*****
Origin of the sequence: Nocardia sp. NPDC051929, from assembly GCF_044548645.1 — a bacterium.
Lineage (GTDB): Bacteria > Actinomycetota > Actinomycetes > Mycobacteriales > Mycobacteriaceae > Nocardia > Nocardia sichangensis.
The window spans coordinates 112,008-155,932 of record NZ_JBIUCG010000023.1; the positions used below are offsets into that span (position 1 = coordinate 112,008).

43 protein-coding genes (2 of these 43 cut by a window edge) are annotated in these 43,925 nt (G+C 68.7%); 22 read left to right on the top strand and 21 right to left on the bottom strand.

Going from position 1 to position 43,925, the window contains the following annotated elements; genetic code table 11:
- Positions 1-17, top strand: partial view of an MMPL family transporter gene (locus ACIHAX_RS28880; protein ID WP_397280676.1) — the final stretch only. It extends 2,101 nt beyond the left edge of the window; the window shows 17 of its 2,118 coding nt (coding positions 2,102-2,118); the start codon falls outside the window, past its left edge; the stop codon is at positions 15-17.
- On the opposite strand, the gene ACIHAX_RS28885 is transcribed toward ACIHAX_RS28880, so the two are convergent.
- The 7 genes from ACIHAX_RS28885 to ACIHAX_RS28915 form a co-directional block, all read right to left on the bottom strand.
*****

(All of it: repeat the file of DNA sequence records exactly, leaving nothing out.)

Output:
Origin of the sequence: Nocardia sp. NPDC051929, from assembly GCF_044548645.1 — a bacterium.
Lineage (GTDB): Bacteria > Actinomycetota > Actinomycetes > Mycobacteriales > Mycobacteriaceae > Nocardia > Nocardia sichangensis.
The window spans coordinates 112,008-155,932 of record NZ_JBIUCG010000023.1; the positions used below are offsets into that span (position 1 = coordinate 112,008).

43 protein-coding genes (2 of these 43 cut by a window edge) are annotated in these 43,925 nt (G+C 68.7%); 22 read left to right on the top strand and 21 right to left on the bottom strand.

Going from position 1 to position 43,925, the window contains the following annotated elements; genetic code table 11:
- Positions 1-17, top strand: partial view of an MMPL family transporter gene (locus ACIHAX_RS28880; protein ID WP_397280676.1) — the final stretch only. It extends 2,101 nt beyond the left edge of the window; the window shows 17 of its 2,118 coding nt (coding positions 2,102-2,118); the start codon falls outside the window, past its left edge; the stop codon is at positions 15-17.
- On the opposite strand, the gene ACIHAX_RS28885 is transcribed toward ACIHAX_RS28880, so the two are convergent.
- The 7 genes from ACIHAX_RS28885 to ACIHAX_RS28915 form a co-directional block, all read right to left on the bottom strand.